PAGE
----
A recession is looming, so why are luxury fragrance sales booming?

At Liberty, fragrance sales are up 82% year over year, despite financial pressures on people across the country. “Although perfume is a luxury, we’ve seen that people are willing to invest if they can,” she says. “Perfume can have a lot of meaning for people, it’s a means of transport, of storing memories and of boosting the mood. It really is a product of well-being, and a product that people savor and really enjoy when they use it.

The ability of personal care products to lift spirits in turbulent times is a popular topic of discussion in the beauty industry. Many of us are familiar with the Lipstick Index: a term coined by Leonard Lauder, president of Estée Lauder, to describe the increase in cosmetics sales during a recession. While the validity of his hypothesis has been hotly debated over the years, an uptick in mascara sales during the coronavirus pandemic has led many to suggest a similar mascara index, as we’ve all floundered to find ways to improve our appearance – and our mood – in the face of constant mask-wearing.

Mia Collins, Head of Beauty at Harrods, believes the increasingly blurred line between beauty and well-being plays a part in this. “There has been a huge conversation about wellness and self-care over the past few years. People are now very much aware of the role scent plays in this, and indeed more and more clinical studies are proving that certain scents directly stimulate different parts of the brain, causing different feelings,” she notes. . “Also, as people become more attuned to how fragrances can make them smell, they see their scent as another form of self-expression. So people are looking at their fragrance purchases from the same way as any other accessory they wear and present to the world – allocating a budget equal to that of their shoes or bags.

Another factor that explains our growing perfume bills is that perfume has simply become more expensive. A decade ago spending over £125 on a fragrance would have been unheard of for the average consumer, while the niche fragrance boom of recent years has meant that those from Frederic Malle, DS & Durga and Byredo now often go good. in triple digits.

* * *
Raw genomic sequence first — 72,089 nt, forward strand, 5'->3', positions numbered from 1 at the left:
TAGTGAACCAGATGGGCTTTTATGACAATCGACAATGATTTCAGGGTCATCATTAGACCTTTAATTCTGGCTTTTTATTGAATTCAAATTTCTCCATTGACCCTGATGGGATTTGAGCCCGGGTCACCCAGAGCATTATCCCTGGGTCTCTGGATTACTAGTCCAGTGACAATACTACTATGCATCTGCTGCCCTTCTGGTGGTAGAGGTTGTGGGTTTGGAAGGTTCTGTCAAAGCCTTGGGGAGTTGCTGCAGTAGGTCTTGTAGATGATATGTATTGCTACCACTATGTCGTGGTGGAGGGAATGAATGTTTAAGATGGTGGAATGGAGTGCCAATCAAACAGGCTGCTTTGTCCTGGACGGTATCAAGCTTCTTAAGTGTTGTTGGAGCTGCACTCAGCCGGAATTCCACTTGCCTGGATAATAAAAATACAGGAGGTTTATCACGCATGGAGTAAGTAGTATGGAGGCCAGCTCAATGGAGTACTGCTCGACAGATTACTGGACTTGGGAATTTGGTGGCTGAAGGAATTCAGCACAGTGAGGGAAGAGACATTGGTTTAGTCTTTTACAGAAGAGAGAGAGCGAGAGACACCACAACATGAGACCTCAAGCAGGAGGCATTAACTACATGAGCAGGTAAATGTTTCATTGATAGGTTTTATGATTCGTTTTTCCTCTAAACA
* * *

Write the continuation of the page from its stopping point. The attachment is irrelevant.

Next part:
According to Emma Fishwick, senior account manager at The NPD Group, the average price of fragrances from January to the end of July 2022 increased by 9% compared to last year. She attributes this – among other factors – to an increase in the manufacturers’ base price, a reduction in the number of promotions available on fragrances and the fact that many customers are opting for larger bottles, as well as more durable formats such as than eaux de parfum, which usually have a higher price. In fact, she says, sales of flavored juices over 100ml were up 50% in the first half of 2022, compared to the same period in 2021. And they’re not cheap – a bottle of the much-loved Portrait by Frédéric Malle of a Lady eau de parfum costs £270 for 100ml at Liberty, while 100ml of Le Labo’s cult Santal 33 eau de parfum costs £200 at Harrods.

Fishwick says consumers’ current spending habits follow a pattern we’ve seen before. “In previous years, when consumer spending was challenged, consumers tended to lean on heritage brands they knew and trusted. If you’re buying your favorite perfume juice, you might be tempted to buy a bigger bottle that will last longer and thus offer better value for money,” she explains. “But as the cost of living crisis continues and pressure increases on the cords of the consumer exchange, it is possible that consumers will switch to smaller sizes and lower formats which generally have a lower average price.”

Will a recession put an end to this stratospheric rise in perfume sales? That remains to be seen. But what we do know is that the reasons for investing in a new fragrance are varied and personal. And this perfume should perhaps not be considered a frivolous purchase, based solely on a good smell.

“People are now buying fragrances with a nuanced set of goals – it’s not just about a scent that makes them smell nice or reflects a certain lifestyle,” Collins says. “A perfume is also what it makes someone feel.”

Donovan B. Sanford